Posted: 3/2/2010 09:02:59
Has anyone gone to a fly-in where an ersatz "controller" posed a real danger to arrivals and departures ? This has happened at a few fly-ins in Ohio over the years, same guy. One in particular last summer. Short of just not attending, what can we do to convince the daft lad that he is a hindrance, not a help, without getting physical as had been suggested by a few ? Any suggestions ?
Posted: 3/2/2010 10:49:08
If he is a pilot,... get the FSDO involved. I know, I would hate to "drop a dime" on anybody, but if he really doesn't know what he is doing. Get him off the air in any way necessary.
Posted: 3/2/2010 10:50:02
If safety is being compromised, the FSDO covering that area should be notified so they address the problem prior to the event.. There's no reason to be PC if you feel there is a danger to life and and property. Obviously, the event has no authority to be controlling air traffic. Only the FAA can do that. You should let them know about specific instances where you feel there were problems.
Using the word "Negative" to a command is always an option, no matter who is on the other side of the radio. In this case, you don't even have to declare an emergency. Since it's such a high traffic situation, the mess from other planes would probably get worse though.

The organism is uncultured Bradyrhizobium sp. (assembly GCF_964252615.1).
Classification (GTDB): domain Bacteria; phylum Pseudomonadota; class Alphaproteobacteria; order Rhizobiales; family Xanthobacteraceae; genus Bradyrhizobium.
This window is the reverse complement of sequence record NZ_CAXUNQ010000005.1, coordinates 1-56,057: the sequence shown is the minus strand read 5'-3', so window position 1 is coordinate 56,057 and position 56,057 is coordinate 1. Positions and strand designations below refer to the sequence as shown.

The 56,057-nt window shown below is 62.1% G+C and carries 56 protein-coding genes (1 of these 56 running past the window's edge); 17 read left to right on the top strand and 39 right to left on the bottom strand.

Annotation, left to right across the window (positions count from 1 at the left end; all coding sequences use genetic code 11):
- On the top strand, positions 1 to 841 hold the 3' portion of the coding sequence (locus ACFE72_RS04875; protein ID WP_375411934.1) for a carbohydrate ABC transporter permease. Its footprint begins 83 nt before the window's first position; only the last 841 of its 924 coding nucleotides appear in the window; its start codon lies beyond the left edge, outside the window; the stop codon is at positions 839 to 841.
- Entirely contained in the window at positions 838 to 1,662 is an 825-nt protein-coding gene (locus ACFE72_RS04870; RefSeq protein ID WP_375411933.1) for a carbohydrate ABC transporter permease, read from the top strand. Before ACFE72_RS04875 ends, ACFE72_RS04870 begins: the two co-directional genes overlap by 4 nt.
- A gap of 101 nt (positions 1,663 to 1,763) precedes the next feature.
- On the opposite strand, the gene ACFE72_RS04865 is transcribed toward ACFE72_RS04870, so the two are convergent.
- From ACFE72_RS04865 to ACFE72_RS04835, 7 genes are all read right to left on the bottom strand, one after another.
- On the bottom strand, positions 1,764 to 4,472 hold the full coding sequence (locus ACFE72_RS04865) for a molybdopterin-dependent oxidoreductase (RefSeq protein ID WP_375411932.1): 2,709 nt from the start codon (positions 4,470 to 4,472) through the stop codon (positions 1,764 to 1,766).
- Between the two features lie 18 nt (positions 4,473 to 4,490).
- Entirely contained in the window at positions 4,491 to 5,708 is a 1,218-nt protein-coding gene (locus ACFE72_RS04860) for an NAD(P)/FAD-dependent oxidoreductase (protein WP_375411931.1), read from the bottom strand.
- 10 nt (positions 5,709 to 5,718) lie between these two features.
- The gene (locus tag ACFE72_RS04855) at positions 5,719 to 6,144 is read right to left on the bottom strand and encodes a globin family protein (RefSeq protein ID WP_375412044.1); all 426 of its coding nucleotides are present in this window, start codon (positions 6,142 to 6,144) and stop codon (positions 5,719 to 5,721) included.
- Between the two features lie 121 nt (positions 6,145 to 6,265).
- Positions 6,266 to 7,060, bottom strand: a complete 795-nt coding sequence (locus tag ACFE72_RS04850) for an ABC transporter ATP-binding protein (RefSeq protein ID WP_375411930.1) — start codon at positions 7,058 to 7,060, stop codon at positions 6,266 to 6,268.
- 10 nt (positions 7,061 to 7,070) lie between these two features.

I wouldn't think the events would want the liability of an unofficial controller on the field. We have small events, but we don't even tell pilots what runway to land on. We just tell them what runway the wind is favoring.
Posted: 3/4/2010 08:00:28
Thanks Joanne and Paul, the FSDO did cross the mind at the time. The solution I suggested at the fly-in, confiscate the radio, would have prolly worked if I had any backing. If it happens this year, I'll do it myself. The jail in that town can't be too bad.
I did'nt acknowledge him at all, in fact I did'nt tx at all on departure. The big problem was too many pilots were doing exactly as he directed.
Posted: 3/4/2010 11:59:32
I agree with Paul's post. However, instead of going to the FSDO right away, how about going to a FAASTeam rep and asking them to counsel the person. FAASTeam reps can't enforce regulation, but they can counsel pilots. If it ends there, all's well. If the person appears to be adament that he's going to do this anyway, then the rep can report it up to the FSDO for further action.
One thing that someone may want to point out to the person playing "ATC" is that if there's a mid-air, then everyone in the world, from the FAA to litigation attorneys are going to point their fingers right at him. Along with any possible hazard he's introducing to the event, he's potentially bringing huge liability upon himself.
"Anxiety is nature's way of telling you that you already goofed up."
Posted: 3/4/2010 20:06:43
I agree with your post, Bob. Let the FAASTeam "coucil" him and if that does no good, get the FSDO involved. If that does no good, take a hammer to his radio. This guy is a hazard.